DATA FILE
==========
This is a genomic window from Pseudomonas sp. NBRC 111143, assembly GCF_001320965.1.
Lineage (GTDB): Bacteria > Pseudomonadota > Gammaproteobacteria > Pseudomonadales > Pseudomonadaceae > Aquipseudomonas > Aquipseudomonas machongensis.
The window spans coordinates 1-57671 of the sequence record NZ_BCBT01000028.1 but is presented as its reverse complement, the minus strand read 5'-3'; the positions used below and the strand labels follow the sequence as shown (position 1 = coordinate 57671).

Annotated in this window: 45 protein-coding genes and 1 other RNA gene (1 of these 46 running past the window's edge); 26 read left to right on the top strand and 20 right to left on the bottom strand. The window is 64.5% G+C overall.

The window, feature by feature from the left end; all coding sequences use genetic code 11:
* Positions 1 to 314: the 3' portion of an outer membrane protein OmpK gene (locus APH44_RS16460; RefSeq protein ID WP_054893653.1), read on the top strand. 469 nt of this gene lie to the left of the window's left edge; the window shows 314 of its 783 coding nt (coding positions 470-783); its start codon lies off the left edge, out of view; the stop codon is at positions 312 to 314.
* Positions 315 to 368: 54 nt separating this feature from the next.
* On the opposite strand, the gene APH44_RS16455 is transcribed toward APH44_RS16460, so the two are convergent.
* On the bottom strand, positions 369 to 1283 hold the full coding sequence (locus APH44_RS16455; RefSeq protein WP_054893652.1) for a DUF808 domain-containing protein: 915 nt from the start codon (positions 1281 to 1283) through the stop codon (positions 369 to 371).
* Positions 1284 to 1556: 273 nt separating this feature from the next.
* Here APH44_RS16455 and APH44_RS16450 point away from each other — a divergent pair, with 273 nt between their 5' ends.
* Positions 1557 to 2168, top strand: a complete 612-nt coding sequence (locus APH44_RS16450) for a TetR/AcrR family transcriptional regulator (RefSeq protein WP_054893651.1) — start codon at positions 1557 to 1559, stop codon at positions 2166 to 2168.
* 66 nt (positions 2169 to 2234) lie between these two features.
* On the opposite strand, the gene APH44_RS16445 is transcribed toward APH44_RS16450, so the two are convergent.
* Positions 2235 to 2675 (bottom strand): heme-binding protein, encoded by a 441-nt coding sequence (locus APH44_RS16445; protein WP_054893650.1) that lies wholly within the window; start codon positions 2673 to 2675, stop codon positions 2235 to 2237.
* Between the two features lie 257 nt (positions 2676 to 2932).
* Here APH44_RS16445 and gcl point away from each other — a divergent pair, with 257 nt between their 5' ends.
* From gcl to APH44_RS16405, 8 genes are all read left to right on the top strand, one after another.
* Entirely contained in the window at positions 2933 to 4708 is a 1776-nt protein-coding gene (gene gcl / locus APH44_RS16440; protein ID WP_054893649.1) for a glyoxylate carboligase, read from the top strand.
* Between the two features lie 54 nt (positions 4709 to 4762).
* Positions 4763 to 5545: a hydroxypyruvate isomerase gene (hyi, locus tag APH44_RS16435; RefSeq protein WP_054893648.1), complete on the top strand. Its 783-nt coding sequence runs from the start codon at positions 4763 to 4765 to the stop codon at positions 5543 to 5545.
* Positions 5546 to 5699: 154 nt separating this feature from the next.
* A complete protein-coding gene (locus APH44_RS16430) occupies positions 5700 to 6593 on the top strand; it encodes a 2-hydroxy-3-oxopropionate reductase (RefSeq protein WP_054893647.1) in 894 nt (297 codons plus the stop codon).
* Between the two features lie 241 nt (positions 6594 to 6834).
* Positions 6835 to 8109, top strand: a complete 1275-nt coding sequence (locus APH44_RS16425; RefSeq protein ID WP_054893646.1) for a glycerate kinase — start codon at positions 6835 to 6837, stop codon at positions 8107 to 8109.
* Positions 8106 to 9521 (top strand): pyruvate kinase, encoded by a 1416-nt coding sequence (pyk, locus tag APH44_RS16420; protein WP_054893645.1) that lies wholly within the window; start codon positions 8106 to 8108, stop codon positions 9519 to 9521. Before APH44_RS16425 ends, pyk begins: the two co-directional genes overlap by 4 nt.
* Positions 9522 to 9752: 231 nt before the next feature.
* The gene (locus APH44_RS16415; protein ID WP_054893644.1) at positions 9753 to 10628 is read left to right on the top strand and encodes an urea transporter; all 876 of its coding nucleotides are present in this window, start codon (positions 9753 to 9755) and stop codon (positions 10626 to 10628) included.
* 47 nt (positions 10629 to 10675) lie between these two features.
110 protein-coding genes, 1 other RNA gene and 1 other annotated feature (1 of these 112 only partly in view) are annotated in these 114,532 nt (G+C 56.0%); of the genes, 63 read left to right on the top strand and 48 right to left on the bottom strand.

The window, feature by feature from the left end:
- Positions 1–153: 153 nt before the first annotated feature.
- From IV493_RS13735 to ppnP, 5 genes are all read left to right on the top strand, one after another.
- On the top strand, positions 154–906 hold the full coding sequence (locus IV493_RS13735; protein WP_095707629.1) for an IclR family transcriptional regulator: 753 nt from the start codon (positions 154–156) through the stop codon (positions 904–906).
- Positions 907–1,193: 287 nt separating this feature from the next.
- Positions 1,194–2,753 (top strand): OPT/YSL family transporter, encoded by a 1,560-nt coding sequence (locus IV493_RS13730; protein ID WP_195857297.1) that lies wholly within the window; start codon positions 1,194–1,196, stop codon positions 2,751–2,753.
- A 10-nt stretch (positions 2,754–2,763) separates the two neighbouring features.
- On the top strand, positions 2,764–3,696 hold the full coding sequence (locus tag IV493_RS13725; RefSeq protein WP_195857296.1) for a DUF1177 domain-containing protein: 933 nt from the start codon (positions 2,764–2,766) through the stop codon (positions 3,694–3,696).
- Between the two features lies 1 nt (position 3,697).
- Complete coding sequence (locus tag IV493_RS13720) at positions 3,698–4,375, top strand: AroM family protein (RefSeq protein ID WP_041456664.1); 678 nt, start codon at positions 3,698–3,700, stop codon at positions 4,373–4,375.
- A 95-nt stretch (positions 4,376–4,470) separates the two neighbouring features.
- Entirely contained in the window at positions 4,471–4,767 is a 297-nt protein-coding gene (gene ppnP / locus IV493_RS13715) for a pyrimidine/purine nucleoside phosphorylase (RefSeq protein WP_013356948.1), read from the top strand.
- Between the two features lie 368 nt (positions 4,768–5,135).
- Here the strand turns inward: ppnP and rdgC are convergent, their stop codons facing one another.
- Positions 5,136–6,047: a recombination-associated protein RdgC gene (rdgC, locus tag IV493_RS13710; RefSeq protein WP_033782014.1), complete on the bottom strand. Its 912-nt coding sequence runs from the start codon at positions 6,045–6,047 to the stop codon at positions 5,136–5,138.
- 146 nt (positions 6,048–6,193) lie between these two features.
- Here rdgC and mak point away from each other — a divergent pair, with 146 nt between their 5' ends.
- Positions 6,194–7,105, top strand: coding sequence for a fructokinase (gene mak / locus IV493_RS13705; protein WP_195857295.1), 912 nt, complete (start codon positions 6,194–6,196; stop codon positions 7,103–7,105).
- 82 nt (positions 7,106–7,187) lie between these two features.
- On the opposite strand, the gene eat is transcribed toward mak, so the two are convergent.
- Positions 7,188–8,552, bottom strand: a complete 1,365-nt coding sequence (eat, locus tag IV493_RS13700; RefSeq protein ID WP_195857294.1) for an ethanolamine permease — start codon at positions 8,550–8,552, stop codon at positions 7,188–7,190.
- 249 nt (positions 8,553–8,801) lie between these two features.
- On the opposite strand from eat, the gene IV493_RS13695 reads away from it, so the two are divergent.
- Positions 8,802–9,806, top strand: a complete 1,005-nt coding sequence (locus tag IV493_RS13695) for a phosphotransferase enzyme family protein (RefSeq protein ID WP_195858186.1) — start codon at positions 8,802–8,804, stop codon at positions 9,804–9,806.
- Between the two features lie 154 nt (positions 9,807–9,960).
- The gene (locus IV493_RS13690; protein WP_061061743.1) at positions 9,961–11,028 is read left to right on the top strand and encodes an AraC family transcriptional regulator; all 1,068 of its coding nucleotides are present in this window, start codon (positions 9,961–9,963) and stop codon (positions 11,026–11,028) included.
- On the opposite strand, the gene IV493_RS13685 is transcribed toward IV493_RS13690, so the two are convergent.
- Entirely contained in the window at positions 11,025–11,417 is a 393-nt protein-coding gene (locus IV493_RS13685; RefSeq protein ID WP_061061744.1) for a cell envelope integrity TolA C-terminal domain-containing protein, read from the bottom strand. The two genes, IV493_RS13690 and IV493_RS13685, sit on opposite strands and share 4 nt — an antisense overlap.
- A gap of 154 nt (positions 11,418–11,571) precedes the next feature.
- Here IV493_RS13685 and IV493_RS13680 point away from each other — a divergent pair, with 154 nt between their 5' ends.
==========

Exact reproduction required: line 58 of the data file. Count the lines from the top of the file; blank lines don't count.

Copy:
- Entirely contained in the window at positions 11,025–11,417 is a 393-nt protein-coding gene (locus IV493_RS13685; RefSeq protein ID WP_061061744.1) for a cell envelope integrity TolA C-terminal domain-containing protein, read from the bottom strand. The two genes, IV493_RS13690 and IV493_RS13685, sit on opposite strands and share 4 nt — an antisense overlap.